While I was shooting "City Island" I learned that a dear friend of mine had passed away. Luther Davis died on July 29 of this year, age 91, of natural causes. For those who follow musical theater, Luther was something of a legend, having written the libretto's (scripts) to two hugely successful and influential musicals--1953's "Kismet" and 1990's "Grand Hotel" (he was nominated for the Tony for both and won for the former). The librettist's art is an under-appreciated one--they are often called "book writers" which was a term Luther would have firmly rejected--and Luther, along with Joseph Stein ("Fiddler On The Roof"), Dale Wasserman ("Man Of La Mancha") Larry Gelbart ("A Funny Thing Happened On The Way to the Forum") and Hugh Wheeler ("A Little Night Music") was one of the giants of his theatrical generation. He was also a screenwriter of note, having written "The Hucksters" with Clark Gable, "A Lion In The Streets" with James Cagney and the darkly fascinating "Lady In A Cage" starring Olivia De Havilland--a truly independent film both in its spirit and making which Luther produced as well as wrote.
I met Luther through my family about fifteen years ago and I can only describe my first impression of our meeting as being akin to having walked out of my own life and into a 1940's movie of what life, among the Manhattan intelligentisia, was like. Engaging with Luther was to step into a vanished world of grace, charm, finesse and--make no mistake--a barbed intelligence that didn't suffer fools. I realized that Luther--born in 1918 in Brooklyn--grew up in the world that I always wished to be part of, the upper-crust New York of the thirties and forties, and was deeply a part of that society--no matter how long-vanished that world was. He told me tales of the nightclubs he frequented, the theatrical figures he hobnobbed with and the women he openly and unabashedly admired and loved. He lived with his beautiful partner Jennifer Bassey in a penthouse on East 86th St (though they eventually married, he once gave me a lovely lecture on what a "stuffy" word marriage was and how much cooler it was to be boyfriend and girlfriend--this from a man then in his eighties). He jogged around the Central Park reservoir daily, kept strict writing hours, was fastidious about personal health and appearence, was openly delighted and unembarrassed by everything sensual and whenever we went to lunch he ordered a Kir Royal to start. Bon mots fell from his lips without effort and to this day my wife and I quote "Lutherisms": once we all went to see a Broadway show, beginning with a dinner at Joe Allen's. We all started with a Martini and when the waiter came by to ask if we'd like another, Luther replied, "No thank you. The first act is already in peril." Clifton Webb couldn't have delivered that line better. We repeat it religiously to this day.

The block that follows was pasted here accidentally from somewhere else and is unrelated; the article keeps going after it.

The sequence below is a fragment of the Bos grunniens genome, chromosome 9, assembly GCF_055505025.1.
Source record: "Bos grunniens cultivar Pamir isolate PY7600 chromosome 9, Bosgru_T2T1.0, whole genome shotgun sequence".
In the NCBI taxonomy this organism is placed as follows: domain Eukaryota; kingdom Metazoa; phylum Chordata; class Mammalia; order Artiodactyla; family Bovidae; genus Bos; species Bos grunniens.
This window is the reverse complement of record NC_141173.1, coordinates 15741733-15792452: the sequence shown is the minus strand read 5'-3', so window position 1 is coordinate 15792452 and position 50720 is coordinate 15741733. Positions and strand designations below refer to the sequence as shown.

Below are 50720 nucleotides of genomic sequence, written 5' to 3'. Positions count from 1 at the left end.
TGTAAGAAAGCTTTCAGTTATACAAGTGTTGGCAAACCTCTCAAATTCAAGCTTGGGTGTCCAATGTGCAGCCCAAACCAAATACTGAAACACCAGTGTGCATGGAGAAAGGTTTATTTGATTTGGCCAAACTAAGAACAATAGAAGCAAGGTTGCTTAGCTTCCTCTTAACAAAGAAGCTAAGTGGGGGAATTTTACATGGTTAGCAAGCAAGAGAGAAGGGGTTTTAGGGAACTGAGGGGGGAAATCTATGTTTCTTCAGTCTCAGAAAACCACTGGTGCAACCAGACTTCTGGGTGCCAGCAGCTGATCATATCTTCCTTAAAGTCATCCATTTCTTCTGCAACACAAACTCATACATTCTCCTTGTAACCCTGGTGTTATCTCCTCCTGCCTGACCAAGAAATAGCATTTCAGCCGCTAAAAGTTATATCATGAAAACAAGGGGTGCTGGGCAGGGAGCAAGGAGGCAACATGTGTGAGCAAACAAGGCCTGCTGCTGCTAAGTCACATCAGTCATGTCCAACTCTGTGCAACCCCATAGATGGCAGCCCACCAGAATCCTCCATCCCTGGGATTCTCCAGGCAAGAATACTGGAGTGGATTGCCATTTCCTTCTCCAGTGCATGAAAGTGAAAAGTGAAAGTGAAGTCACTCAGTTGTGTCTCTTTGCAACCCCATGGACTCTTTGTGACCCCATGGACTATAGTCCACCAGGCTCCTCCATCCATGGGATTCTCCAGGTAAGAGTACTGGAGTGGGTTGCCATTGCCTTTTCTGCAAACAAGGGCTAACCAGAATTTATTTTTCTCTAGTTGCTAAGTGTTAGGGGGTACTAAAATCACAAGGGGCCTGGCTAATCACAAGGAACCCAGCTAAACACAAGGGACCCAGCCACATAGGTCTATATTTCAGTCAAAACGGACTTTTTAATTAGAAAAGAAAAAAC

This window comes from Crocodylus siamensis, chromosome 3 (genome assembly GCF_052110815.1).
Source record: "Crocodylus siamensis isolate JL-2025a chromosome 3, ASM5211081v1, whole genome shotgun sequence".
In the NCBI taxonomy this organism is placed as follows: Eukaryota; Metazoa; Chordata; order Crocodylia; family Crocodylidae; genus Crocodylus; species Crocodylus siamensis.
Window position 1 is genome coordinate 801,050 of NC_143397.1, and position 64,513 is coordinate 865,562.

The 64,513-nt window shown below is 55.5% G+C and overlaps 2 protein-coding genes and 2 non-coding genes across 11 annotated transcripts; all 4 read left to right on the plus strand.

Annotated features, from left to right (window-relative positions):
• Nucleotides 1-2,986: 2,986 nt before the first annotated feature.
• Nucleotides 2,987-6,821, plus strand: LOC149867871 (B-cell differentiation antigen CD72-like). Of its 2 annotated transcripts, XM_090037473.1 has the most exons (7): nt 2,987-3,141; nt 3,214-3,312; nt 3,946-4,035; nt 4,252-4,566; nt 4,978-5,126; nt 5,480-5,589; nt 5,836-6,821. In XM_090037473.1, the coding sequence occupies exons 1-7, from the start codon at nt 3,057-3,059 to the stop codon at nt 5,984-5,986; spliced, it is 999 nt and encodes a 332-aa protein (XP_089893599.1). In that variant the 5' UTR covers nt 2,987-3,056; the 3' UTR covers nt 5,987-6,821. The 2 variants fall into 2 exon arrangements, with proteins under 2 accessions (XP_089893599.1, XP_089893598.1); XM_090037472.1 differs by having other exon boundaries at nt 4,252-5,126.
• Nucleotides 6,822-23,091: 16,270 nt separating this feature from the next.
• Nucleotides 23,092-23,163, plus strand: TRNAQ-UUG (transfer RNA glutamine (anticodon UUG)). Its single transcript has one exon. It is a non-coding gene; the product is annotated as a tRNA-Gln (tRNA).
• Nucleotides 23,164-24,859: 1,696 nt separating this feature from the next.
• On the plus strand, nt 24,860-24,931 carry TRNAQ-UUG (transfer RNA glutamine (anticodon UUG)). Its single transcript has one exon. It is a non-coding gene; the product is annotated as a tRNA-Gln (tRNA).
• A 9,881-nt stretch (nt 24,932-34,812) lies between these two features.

Another time, I had the amusing misfortune of attending a not terrific revival of "Inherit The Wind" with Luther and Jennifer. The play's creakiness was only worsened by poor, aging George C. Scott's attempt to liven up what would prove to be his last Broadway performances. By intermission it was apparent that we were all suffering through an evening that never should have been. But, to be polite, I said to Luther: "Isn't it amazing to see this back on Broadway?" Luther paused. Then, subtly and with a glint in his eye: "And for it's farewell appearence, Raymond."